The boiler leaks but it's safe and it's working. That'll do until after the holiday.
We live in Northamptonshire and the engineer had been called in from the Forest of Dean to help with the backlog. They hadn't had any snow so far, so he was surprised to see how bad it was.

Chris has had a busy day. He had to get up early to drive to Coventry to pick up a load and take it to Glasgow. I kept in touch with him through the day. He said the roads were bad on the M6 over Shap and on the M74 near Moffat going up. He followed a snow plough as it removed about 12 inches of snow from the carriageway. He rang later on his way back from Glasgow and on to London to pick up his load for tomorrow. When I spoke to him he had done about 680 miles and had another 85 or so to go. It was raining so he could drive at 70. Once he's collected the load he has to deliver it to Leicester and then he can relax for a couple of days.

My first dose of chemo has gone without too much trouble. I'm a bit sore around my kidneys so I must drink plenty of fluids.

Tuesday, 22 December 2009

Tuesday again

One of my favourite Dilbert cartoons


On Monday afternoon I was in my customary position stretched out on the sofa when the phone rang. I got up too quickly and felt a bit dizzy. After that I felt unwell and in the end decided to go to bed early. I must have gone off to sleep right away. The next I knew it was the following morning and Sue is calling to me to wake up.
I got dressed and went downstairs and had breakfast, forgetting to take my medication, and then Sue drove me to the hospital. She dropped me off near the clinic and continued to work, and I walked to the clinic, entered and went straight to the treatment area and sat down. After about 15 minutes one of the nurses asked if I'd been assessed because they didn't have my file. Doh! I should have read the appointment letter.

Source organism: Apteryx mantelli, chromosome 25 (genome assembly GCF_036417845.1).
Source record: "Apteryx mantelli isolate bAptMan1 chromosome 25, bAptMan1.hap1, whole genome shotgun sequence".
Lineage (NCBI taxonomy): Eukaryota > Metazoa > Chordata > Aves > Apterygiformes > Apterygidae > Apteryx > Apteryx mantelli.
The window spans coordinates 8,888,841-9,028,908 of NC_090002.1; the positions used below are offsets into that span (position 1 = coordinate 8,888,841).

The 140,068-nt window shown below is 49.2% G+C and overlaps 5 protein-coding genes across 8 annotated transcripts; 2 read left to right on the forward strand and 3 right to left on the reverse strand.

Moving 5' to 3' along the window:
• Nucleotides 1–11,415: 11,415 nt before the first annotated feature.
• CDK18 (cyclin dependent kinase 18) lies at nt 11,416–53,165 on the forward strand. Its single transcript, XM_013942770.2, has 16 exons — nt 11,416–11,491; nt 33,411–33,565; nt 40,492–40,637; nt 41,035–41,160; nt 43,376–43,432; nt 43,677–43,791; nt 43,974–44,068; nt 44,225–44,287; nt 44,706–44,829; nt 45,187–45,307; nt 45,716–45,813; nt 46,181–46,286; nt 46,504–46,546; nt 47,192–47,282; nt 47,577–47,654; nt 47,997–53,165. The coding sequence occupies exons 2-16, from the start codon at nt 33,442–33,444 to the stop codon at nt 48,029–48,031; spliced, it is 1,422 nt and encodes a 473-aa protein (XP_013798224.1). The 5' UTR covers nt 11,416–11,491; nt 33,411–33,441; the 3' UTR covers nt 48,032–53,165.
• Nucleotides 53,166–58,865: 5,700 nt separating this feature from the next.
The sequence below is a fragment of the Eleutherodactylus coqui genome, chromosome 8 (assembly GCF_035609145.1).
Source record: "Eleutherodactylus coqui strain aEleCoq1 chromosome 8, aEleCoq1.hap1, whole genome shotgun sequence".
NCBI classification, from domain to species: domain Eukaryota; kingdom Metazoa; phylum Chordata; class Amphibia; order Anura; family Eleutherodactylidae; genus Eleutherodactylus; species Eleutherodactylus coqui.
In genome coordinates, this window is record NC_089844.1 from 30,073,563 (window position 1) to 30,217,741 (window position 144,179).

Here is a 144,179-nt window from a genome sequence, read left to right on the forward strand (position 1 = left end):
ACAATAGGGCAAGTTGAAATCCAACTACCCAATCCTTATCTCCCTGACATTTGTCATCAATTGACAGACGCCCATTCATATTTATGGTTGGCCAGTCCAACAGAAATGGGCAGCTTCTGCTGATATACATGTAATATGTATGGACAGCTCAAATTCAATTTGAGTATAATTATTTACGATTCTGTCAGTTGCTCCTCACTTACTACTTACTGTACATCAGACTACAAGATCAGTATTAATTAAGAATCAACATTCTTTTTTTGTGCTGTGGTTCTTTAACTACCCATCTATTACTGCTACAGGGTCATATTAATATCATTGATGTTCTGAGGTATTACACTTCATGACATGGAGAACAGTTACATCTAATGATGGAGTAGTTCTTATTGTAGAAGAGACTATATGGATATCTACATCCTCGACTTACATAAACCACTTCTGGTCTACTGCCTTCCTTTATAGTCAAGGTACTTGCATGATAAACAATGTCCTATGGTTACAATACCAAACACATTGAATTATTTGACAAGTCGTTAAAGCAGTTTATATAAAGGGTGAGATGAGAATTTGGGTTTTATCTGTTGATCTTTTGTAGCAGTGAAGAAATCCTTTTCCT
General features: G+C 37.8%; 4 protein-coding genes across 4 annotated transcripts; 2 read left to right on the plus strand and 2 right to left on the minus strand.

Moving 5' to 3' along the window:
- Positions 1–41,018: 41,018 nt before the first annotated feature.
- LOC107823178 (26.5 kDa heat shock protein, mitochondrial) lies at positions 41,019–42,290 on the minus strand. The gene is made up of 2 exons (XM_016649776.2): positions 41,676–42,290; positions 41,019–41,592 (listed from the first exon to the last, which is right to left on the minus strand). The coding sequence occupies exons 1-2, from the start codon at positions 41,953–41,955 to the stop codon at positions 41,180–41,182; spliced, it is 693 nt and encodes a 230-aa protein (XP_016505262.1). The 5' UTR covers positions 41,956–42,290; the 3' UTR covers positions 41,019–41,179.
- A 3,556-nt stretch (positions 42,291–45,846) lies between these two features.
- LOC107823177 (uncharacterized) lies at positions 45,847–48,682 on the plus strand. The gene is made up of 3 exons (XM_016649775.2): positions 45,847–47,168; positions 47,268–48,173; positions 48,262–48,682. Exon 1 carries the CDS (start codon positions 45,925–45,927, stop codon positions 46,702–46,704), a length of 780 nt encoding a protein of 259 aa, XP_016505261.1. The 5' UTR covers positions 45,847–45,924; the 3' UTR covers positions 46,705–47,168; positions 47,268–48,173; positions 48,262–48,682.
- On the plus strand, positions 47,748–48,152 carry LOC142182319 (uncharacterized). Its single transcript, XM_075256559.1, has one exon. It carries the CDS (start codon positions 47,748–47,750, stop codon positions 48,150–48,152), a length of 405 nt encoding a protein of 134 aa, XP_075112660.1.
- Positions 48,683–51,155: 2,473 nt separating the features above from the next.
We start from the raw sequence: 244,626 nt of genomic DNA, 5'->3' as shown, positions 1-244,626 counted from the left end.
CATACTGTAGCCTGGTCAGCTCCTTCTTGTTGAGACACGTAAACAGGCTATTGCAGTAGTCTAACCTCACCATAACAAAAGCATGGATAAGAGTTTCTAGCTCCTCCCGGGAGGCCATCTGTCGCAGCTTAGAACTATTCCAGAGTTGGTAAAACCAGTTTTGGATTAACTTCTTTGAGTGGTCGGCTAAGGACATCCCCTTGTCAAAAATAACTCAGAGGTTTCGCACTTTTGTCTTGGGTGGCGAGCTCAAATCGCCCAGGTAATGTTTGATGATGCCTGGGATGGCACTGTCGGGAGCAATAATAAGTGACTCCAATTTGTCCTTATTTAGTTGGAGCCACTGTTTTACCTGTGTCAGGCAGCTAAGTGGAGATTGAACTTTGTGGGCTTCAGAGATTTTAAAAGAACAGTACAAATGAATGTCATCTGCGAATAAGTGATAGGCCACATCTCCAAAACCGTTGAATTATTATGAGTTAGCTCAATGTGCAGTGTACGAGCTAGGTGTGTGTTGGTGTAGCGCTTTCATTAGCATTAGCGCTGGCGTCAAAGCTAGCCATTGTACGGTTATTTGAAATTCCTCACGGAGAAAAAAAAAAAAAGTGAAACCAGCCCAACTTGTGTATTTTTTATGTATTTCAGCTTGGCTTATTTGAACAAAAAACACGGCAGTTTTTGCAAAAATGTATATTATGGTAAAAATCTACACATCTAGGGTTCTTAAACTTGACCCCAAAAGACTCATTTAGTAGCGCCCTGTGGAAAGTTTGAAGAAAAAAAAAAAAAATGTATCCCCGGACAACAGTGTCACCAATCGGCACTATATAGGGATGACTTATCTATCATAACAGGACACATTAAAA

So I went downstairs and booked in at the reception. A few minutes later I was called through by a nurse. I was weighed (twice, the second time without my Doc Martens as they didn't believe I'd put that much weight on). I put it down to my all-inaction lifestyle (and Cadbury's Dairy Milk chocolate) and I'm currently breaking the scales at a tad under 100kg. I might have to start doing some exercise, but I'm content to wait until after Christmas and the current course of chemo.
Once the consultation was over I went back to the treatment room and spent the next few hours connected to a drip and alternately reading the paper and dozing off.
I was finished by four o'clock. Sue came and collected me and we drove home through crowded streets. The town was gridlocked again, a combination of bad driving, untreated roads and too many people out shopping.
I'll start the dose of chemo tablets in the morning and hope that I've got enough anti-nausea tablets to get me through the next five days.

Monday, 21 December 2009

Monday morning